Mr. Sanchez: His Protective Nature Almost Cost Him His Life #AnimalRescue

I would love to say that Mr. Sanchez’s story is a fluke, but sadly, it is more like the norm.

The rooster is so misunderstood — even hated by so many. But if you know a rooster well, you cannot help but love him (even if he sometimes hurts you).

Mr. Sanchez’s tale is sadly similar to the stories of so many roosters just like him who are dumped all across the country. There is a massive backyard chicken craze that started years ago, but unfortunately continues today.



Mr. Sanchez demonstrates his protective side.



It’s not that I don’t want chickens to have loving homes — it is that the majority of chickens in backyard flocks are not wanted for their companionship, but for the product they give back: eggs. Yes, they are sometimes loved in the process — but it is their eggs that most backyard hobbyists want. And although there are definitely exceptions to the rule, many of them don’t even want their hens anymore once they stop laying.


Where do these backyard chickens come from? They are not rescued (though again, there are exceptions); instead, most are purchased through hatcheries. And here is where the problems start for the Mr. Sanchezes of the world.

Most backyard ordinances do not allow for roosters — they are considered too noisy (but to love a rooster is to love his crow). And the majority of backyard chickens come from hatcheries as newly hatched chicks — shipped through the mail to local feed stores, tractor supply stores, and even directly to homes.


Hatcheries are not farms, they are huge warehouses — like the places that send out other online purchases like books, iPods, etc. But in this case, they’re not sending inanimate objects; they’re sending living animals.

The chicks are sexed (with 95% accuracy, in most cases), since most buyers want to purchase females. But these facilities are not farms (chicks are shipped out shortly after hatching; there’s no place for them to live beyond that), and they do not yet use technology to sex them before they hatch. This will inevitably lead to the birth of unwanted roosters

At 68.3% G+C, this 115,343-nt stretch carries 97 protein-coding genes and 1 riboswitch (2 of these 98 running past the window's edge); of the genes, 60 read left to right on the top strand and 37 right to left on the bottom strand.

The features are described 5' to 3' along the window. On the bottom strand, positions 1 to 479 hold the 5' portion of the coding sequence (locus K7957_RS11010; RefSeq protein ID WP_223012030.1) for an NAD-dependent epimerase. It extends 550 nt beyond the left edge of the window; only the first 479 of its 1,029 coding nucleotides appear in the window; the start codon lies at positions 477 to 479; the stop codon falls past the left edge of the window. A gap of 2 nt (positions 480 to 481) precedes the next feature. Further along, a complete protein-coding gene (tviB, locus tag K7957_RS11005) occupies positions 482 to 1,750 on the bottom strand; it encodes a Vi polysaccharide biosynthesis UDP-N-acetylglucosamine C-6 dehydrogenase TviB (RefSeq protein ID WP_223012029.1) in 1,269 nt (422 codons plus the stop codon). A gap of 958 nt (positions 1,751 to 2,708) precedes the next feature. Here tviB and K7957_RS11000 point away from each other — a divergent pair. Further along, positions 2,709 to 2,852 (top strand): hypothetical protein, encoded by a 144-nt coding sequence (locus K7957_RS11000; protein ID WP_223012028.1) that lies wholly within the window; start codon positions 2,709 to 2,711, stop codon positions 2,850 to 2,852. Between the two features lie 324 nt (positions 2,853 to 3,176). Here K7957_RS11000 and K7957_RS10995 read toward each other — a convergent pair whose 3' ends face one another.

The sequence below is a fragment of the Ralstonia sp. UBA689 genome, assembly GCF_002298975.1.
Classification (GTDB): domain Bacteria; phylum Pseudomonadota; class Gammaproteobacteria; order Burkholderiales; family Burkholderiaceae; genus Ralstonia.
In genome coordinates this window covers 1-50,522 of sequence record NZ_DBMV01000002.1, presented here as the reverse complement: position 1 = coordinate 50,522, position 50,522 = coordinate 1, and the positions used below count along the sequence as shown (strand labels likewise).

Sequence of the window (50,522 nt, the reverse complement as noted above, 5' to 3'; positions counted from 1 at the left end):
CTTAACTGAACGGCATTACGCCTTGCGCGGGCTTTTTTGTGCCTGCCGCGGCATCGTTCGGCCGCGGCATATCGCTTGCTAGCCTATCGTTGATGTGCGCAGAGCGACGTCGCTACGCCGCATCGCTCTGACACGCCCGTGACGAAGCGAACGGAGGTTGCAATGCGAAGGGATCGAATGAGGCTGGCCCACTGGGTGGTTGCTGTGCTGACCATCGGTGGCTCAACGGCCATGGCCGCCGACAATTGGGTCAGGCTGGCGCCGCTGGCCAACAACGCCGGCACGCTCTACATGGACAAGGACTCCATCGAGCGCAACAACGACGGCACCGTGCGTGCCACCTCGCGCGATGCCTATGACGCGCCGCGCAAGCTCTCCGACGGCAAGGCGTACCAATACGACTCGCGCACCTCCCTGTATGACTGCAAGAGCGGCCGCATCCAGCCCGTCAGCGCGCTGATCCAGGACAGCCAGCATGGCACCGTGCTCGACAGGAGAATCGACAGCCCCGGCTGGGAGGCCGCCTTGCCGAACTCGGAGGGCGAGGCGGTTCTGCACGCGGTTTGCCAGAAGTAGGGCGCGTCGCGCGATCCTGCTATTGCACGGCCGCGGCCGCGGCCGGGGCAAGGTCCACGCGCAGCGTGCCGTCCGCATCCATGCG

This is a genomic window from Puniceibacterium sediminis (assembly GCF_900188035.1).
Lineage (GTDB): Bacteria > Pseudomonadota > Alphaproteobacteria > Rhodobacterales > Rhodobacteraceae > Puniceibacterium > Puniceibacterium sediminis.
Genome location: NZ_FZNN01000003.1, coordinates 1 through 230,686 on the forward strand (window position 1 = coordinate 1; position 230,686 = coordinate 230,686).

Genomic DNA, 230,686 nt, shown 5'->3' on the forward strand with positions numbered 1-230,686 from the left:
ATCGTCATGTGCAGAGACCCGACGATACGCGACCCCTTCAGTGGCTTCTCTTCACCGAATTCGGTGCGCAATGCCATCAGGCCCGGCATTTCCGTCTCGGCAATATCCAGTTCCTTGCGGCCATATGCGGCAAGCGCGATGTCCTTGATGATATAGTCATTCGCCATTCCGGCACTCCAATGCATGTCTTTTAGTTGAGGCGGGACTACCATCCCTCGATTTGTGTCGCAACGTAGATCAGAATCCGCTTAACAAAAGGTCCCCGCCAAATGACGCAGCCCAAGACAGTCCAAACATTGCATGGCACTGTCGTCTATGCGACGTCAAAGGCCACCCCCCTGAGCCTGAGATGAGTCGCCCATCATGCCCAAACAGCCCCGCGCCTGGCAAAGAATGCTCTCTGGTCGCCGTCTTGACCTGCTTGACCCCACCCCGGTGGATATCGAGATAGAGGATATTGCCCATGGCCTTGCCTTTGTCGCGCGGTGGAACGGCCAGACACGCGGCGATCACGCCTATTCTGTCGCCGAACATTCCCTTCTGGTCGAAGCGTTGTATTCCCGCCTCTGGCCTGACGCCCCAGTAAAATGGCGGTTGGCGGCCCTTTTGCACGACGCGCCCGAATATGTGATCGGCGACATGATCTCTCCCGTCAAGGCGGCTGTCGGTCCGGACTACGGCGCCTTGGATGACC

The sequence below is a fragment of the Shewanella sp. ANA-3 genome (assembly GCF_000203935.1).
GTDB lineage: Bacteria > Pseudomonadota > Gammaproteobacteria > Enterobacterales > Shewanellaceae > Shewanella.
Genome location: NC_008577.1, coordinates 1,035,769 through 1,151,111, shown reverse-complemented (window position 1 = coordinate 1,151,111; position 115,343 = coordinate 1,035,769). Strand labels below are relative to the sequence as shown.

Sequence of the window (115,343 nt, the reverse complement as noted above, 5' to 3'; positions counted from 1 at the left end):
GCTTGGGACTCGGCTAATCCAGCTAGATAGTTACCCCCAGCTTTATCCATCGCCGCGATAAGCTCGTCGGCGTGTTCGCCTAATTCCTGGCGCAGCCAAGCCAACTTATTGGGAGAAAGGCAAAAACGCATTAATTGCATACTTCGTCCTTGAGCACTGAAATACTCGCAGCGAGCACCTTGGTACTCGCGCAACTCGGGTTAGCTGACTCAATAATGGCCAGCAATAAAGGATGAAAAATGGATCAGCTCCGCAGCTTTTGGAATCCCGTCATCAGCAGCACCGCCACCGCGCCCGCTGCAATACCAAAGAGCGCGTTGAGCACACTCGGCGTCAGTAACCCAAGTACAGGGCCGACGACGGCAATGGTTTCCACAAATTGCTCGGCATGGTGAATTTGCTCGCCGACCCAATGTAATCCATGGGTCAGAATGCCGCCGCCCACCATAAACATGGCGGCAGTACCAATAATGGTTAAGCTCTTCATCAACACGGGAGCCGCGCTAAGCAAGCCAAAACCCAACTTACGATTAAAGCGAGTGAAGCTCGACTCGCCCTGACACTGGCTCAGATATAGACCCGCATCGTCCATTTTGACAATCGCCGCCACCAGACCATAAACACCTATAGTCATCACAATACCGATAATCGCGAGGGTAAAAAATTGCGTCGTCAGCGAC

— so where will they go?


Some, of course, will have to be killed — because there are millions of chicks sold each year from these hatcheries to fulfill the orders for backyard chicken hobbyists. And since they do not want roosters (or perhaps they want a single rooster), and there are millions of eggs hatched to fulfill the orders for millions of hens — what is a company to do? Here’s an innovative idea someone had: use them like packing peanuts to keep the female chicks warm and padded. Yes — that happens.


And if you cannot legally have roosters and you end up with, say, 10 of them, that is an issue. Consequently, roosters are always being dumped, and we are constantly getting calls or getting roosters. (Both things happen.)

And a side note: The chickens from facilities like these that cater to private owners are not counted in the statistics of chickens slaughtered annually or those in layer facilities — they are their own numbers. Unless they are selling the eggs or meat and are licensed by the USDA, the birds are not counted in the statistics of layers hens in production.

Showing off his beautiful crow!

So now back to our man Mr. Sanchez. In his case, he wasn’t in need of help because of non-rooster-friendly zoning; instead, he was unwanted because of his behavior issues. But if you really look at it from his perspective, you have to see that those behaviors, however frustrating they might seem to humans, are actually quite warranted.